When the National Theatre opened on London’s South Bank in 1976/7, the building, Denys Lasdun’s ode to concrete, was fairly universally disliked, being described by a leading architectural writer as “an aesthetic of broken forms” and by Prince Charles as “a clever way of building a nuclear power station in the middle of London without anyone objecting”. Maybe surprisingly, Sir John Betjeman, the rejoicer of all things British, all things traditional, rather liked it, saying he “gasped with delight at the cube of your theatre in the pale blue sky and a glimpse of St. Paul’s to the south of it. It is a lovely work and so good from so many angles . . . “
Designing theatres/opera houses, along with sports stadiums, has become the must-do job for architects in the past few years and while we were in Cologne recently we took the opportunity of seeing the exhibition All the World’s a Stage? Comparing European Theatres, Operas and Concert Halls at the MAKK Museum. Theatres always have been places of wonder and excitement but if Sir John gasped at the NT in London, heaven knows what his reaction would be to the new theatres presented in this show.
The UK’s National Theatre is of course among the nineteen featured buildings and is, I think, the earliest. Most of the criticism was levelled at its exterior appearance and its dominance of the London landscape. It is perhaps difficult to argue with that but the fact is the theatre was designed from the inside out and the foyer and two main auditoria, while still a symphony to undressed concrete, are warm, friendly and comfortable without a bad seat in the house. Nowadays as much consideration, maybe more so all the world can see, is given to the outside of the new theatres.
It is no coincidence that this exhibition is taking place in Cologne whose own opera house is in the process of being rebuilt, but this wide ranging, comprehensive and impressive exhibition includes well established theatres like the NT in London as well as buildings which are still on the drawing board. Most, of course, are all brand new but old theatres have been reborn, the most notable being in Lyon whose fine traditional opera house has been enhanced and enlarged by a spectacular new roof which accommodates an equally spectacular auditorium.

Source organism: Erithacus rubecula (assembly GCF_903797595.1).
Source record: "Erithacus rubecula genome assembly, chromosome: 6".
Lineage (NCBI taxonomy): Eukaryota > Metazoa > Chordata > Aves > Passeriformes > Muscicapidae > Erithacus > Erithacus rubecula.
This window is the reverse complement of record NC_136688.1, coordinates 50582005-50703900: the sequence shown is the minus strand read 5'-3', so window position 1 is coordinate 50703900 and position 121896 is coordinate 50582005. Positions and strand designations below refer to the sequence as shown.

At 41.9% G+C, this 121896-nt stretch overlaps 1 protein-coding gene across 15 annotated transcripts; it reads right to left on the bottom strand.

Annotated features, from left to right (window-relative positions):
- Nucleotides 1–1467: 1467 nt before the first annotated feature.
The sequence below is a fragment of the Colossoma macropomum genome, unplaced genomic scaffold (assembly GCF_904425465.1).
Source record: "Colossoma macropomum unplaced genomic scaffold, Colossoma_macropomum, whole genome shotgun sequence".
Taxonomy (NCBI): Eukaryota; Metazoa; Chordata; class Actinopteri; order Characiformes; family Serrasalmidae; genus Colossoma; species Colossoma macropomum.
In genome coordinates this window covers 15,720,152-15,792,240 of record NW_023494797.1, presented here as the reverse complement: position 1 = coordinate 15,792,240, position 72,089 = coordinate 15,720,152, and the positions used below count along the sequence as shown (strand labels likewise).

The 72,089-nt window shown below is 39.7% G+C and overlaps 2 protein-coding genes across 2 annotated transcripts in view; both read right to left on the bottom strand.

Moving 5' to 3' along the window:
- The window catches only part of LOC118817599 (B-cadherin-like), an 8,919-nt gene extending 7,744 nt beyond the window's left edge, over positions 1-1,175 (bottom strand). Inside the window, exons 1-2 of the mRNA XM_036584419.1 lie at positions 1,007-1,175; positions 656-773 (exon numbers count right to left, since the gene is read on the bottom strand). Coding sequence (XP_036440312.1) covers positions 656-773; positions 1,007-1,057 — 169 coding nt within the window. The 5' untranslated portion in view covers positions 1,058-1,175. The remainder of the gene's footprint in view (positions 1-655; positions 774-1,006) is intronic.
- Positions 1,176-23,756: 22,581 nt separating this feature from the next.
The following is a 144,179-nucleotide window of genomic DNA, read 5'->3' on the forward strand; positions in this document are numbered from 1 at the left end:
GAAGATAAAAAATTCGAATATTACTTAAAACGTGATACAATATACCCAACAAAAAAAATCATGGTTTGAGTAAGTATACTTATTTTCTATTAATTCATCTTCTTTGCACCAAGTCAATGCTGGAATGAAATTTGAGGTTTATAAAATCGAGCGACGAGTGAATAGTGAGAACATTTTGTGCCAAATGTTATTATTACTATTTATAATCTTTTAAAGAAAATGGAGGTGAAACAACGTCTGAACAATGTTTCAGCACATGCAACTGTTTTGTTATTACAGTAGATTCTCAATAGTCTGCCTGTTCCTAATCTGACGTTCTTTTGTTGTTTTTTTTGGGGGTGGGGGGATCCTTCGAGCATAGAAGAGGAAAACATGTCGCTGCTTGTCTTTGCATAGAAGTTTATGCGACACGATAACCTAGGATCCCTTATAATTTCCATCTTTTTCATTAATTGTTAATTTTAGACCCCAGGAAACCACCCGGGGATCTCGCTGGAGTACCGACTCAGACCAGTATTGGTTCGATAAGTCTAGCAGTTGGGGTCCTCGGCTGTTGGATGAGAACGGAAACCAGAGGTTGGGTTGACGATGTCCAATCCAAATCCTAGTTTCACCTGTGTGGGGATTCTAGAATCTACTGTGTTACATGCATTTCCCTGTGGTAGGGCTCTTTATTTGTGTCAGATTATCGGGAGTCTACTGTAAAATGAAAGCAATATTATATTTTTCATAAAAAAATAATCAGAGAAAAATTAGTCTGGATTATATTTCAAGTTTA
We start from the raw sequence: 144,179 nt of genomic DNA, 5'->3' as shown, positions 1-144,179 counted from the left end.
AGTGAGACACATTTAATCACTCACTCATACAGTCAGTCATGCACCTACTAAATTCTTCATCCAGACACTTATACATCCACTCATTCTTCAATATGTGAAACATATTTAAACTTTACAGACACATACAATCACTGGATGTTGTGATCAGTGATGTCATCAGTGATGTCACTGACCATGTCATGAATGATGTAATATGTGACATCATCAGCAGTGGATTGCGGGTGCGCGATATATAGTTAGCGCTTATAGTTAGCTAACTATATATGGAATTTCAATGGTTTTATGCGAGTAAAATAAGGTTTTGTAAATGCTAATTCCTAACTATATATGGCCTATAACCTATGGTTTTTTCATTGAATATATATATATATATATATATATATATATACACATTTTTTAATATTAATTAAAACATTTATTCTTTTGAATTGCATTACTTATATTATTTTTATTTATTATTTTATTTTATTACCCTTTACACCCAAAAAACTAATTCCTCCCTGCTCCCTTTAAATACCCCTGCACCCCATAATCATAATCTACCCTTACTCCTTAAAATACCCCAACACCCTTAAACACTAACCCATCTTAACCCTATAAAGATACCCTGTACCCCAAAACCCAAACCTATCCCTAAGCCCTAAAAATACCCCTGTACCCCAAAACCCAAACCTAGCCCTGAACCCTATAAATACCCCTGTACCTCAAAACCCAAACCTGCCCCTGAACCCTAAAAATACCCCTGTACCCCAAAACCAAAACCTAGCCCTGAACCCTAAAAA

All of the buildings are truly amazing from the outside but I rather got the feeling some of the interiors were a bit over the top, especially as it’s the stage that should be the centre of attention – still, I suppose it gives you something to look at if you are not enjoying the show. What the interiors do have in common is consideration for the audience. Gone are the good old days of theatres where you often saw more of the heads in front of you than those of the performers or, if you were really unlucky, you’d be behind a pillar or craning your neck from a euphemistically called “restricted view” seat for two hours. Now everyone gets a good, though often distant, view of the stage.
Some of the buildings are breath-taking in their audacity like the Philharmonie de Paris concert hall or some even a little odd like the Oslo Concert Hall with what seems to be incorporated artificial ski slopes. Each of the theatres is represented by photos, plans, data and facts so it is possible to really get a feel and insight into their design and use.
Also in the MAKK is a small exhibition by sculptress and stage designer Marianne Ahlfeld-Heymann and her cousin, another Cologne-based Jewish artist, avant-garde ceramic artist Margarete Heymann-Loebenstein. This is one of numerous exhibitions around at the moment, marking the centenary of Bauhaus. But there is the added significance in this show because of the precarious position of artists, let alone Jewish ones in Germany in the 1930s.
The excellent theatre costume and set designs by Ms. Ahlfeld-Heymann nicely complement the architectural exhibition downstairs. Michael Hasted 22nd May 2019